Pray — Prayer is our first resort and our last resort. Prayer is not passing the buck to God saying “Lord, do something.” Prayer is opening ourselves up to God and saying “Lord, do something through me.” Pray for peace. Pray for your own heart and the heart of our Cathedral community to be moved and guided. Pray for the people of Ferguson and the whole region, for the Brown family, for the police, for Ferguson Mayor James Knowles and for the media who are telling the story. Pray for peace and courage and wisdom. Pray that God will use us as instruments of reconciliation … realizing that we are asking God to put us on a risky road ourselves.
Come Together — At 7 pm Tuesday at Christ the King United Church of Christ (11370 Old Halls Ferry Road), faith leaders from around our region will be holding a strategy meeting to determine our next steps moving forward together. Everyone is welcome and encouraged to attend. I will be there to listen first and then ask what I can do to help. I hope you can be there, too.
Have an Inquiring and Discerning Heart — That phrase is from our baptismal service. Having an inquiring and discerning heart means not just taking things on face value. It means asking, “why?” and not jumping to our immediate assumptions and prejudices. When you see a picture of someone looting a Quik Trip, ask yourself “Why?” and don’t be satisfied with your first response. When you hear the story of the police officer confronting Michael Brown, ask yourself “Why?” and don’t be satisfied with what immediately comes to mind. The media will usually feed us the story on the simplest terms — but we are not simple people. Don’t be afraid of the complexity that is beneath the surface. Search for it. Demand it. Strive to embrace it.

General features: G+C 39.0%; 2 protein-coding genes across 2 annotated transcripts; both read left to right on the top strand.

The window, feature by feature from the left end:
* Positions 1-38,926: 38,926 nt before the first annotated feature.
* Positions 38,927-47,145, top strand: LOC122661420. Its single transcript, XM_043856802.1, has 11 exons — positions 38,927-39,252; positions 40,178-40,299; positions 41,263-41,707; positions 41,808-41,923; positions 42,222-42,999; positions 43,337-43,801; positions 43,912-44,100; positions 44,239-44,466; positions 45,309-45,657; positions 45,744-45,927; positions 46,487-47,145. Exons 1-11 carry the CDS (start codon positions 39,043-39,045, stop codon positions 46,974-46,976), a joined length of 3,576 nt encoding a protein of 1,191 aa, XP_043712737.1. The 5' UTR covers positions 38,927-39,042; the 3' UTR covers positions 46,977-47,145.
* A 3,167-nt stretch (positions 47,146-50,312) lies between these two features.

Above all, do not despair and do not run away. That is not who we are as people of Christ. Pray, listen, talk, ask questions, envision what changes you can make in your life to bring us together across the lines that divide us. Know that as we venture out of the boat onto this stormy sea that Jesus is there already waiting for us to join him.
in Christ’s love,
The Very Rev. Michael Kinman
Dean, Christ Church Cathedral